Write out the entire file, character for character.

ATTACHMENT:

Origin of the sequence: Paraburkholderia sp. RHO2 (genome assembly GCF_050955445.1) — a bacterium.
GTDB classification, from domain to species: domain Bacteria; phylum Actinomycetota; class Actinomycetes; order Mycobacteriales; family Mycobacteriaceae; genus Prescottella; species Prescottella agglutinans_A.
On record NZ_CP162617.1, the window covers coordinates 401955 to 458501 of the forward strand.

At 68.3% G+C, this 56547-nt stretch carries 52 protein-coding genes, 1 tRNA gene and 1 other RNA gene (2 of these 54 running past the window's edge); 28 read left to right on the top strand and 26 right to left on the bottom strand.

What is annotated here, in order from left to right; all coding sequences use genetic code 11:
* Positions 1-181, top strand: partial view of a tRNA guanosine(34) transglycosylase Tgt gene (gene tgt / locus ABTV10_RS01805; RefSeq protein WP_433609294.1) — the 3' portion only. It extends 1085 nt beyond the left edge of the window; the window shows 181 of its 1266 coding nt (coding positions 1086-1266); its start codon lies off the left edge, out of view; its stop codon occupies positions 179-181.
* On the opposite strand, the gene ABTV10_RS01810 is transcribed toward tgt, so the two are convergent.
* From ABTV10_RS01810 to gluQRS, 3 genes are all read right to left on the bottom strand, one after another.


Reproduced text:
Origin of the sequence: Paraburkholderia sp. RHO2 (genome assembly GCF_050955445.1) — a bacterium.
GTDB classification, from domain to species: domain Bacteria; phylum Actinomycetota; class Actinomycetes; order Mycobacteriales; family Mycobacteriaceae; genus Prescottella; species Prescottella agglutinans_A.
On record NZ_CP162617.1, the window covers coordinates 401955 to 458501 of the forward strand.

At 68.3% G+C, this 56547-nt stretch carries 52 protein-coding genes, 1 tRNA gene and 1 other RNA gene (2 of these 54 running past the window's edge); 28 read left to right on the top strand and 26 right to left on the bottom strand.

What is annotated here, in order from left to right; all coding sequences use genetic code 11:
* Positions 1-181, top strand: partial view of a tRNA guanosine(34) transglycosylase Tgt gene (gene tgt / locus ABTV10_RS01805; RefSeq protein WP_433609294.1) — the 3' portion only. It extends 1085 nt beyond the left edge of the window; the window shows 181 of its 1266 coding nt (coding positions 1086-1266); its start codon lies off the left edge, out of view; its stop codon occupies positions 179-181.
* On the opposite strand, the gene ABTV10_RS01810 is transcribed toward tgt, so the two are convergent.
* From ABTV10_RS01810 to gluQRS, 3 genes are all read right to left on the bottom strand, one after another.